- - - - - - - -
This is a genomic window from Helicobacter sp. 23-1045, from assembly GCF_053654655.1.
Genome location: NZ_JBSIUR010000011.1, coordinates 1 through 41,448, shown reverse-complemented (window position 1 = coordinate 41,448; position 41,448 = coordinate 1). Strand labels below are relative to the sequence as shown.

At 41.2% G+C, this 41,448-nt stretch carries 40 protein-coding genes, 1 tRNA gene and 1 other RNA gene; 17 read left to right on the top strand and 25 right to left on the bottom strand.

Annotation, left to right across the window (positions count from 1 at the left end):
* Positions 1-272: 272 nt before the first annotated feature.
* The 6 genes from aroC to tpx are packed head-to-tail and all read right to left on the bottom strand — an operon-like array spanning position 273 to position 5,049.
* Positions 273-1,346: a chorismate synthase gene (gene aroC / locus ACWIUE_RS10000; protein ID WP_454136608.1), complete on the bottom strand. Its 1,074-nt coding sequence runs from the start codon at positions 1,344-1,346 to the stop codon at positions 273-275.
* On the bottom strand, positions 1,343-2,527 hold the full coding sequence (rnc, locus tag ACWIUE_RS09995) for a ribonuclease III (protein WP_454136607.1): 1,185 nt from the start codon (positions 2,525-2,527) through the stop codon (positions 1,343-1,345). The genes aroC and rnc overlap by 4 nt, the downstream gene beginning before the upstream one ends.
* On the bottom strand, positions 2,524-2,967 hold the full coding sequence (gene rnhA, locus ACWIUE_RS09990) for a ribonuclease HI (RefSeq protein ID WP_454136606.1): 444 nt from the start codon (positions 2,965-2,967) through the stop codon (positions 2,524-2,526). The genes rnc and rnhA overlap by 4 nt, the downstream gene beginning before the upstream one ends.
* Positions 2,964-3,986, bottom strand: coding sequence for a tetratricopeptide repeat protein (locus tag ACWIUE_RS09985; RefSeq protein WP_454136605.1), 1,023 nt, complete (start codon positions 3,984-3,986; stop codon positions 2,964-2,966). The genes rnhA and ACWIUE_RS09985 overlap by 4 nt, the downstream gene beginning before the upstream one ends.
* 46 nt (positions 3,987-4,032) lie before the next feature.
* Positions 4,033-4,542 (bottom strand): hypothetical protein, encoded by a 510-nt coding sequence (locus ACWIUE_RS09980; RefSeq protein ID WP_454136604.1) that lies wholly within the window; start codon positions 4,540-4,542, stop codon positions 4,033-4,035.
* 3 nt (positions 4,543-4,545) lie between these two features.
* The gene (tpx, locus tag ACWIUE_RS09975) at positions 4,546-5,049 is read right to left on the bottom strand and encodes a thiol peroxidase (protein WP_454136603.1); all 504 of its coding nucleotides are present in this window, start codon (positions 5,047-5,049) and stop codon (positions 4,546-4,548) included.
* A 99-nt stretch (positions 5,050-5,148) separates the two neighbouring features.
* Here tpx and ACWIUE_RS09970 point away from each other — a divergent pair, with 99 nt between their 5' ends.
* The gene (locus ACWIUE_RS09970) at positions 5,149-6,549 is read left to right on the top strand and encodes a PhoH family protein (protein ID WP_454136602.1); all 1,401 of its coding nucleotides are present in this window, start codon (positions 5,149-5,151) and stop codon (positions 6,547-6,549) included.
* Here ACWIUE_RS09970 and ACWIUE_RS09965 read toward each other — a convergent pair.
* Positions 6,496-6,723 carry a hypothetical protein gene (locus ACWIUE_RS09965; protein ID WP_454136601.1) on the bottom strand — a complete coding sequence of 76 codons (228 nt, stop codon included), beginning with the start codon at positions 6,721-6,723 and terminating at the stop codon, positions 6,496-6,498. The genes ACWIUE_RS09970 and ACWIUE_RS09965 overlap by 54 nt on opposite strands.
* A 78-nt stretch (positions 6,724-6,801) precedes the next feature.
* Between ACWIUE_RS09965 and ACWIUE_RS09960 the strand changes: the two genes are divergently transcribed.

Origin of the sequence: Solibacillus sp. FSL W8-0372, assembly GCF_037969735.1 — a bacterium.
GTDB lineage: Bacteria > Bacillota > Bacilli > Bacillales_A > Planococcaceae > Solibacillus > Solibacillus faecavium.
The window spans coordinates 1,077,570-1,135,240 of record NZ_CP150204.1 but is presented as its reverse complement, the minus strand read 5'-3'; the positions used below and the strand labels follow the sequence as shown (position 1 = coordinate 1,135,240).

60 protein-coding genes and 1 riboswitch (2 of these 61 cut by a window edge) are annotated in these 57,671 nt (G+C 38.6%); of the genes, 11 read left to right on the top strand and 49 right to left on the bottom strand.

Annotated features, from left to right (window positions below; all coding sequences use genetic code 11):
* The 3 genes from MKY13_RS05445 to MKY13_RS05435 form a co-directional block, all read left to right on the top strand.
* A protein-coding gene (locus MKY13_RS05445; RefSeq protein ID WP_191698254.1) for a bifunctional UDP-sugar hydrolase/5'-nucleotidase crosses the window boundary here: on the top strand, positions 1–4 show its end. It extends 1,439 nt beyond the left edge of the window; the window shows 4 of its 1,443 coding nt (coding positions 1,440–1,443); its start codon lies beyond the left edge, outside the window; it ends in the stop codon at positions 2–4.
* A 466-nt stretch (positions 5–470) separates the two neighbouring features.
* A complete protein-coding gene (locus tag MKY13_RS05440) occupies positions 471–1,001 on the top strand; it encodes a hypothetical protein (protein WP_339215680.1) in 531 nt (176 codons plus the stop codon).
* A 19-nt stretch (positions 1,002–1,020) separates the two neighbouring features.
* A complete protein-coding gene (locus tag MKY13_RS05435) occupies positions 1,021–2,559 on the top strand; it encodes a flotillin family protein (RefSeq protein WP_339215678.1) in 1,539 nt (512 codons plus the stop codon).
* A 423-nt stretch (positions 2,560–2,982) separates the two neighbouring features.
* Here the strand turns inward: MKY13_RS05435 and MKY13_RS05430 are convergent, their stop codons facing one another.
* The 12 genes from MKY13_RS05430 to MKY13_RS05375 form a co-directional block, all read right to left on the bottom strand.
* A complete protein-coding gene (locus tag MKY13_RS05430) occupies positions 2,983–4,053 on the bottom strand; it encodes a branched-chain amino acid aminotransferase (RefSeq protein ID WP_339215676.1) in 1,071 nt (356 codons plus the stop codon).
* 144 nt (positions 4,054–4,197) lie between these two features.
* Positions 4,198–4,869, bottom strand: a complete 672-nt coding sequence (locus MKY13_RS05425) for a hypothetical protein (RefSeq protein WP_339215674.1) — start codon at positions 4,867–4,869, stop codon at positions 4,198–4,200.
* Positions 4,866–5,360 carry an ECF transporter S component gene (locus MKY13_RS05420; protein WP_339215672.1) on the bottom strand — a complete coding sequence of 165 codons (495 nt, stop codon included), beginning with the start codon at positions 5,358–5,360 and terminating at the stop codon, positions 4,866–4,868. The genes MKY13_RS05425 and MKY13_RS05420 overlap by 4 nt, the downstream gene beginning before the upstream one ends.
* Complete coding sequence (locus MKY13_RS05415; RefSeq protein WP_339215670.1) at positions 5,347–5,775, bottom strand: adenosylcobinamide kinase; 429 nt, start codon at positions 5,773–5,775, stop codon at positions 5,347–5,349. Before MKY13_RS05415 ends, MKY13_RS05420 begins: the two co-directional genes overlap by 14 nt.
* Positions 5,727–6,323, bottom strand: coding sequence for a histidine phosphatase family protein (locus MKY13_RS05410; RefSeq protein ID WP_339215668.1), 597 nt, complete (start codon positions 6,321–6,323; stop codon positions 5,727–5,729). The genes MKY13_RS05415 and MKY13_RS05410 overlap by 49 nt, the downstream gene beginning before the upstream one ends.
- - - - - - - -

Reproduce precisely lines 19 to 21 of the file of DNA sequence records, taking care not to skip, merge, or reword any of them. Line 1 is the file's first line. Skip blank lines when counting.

* Positions 6,496-6,723 carry a hypothetical protein gene (locus ACWIUE_RS09965; protein ID WP_454136601.1) on the bottom strand — a complete coding sequence of 76 codons (228 nt, stop codon included), beginning with the start codon at positions 6,721-6,723 and terminating at the stop codon, positions 6,496-6,498. The genes ACWIUE_RS09970 and ACWIUE_RS09965 overlap by 54 nt on opposite strands.
* A 78-nt stretch (positions 6,724-6,801) precedes the next feature.
* Between ACWIUE_RS09965 and ACWIUE_RS09960 the strand changes: the two genes are divergently transcribed.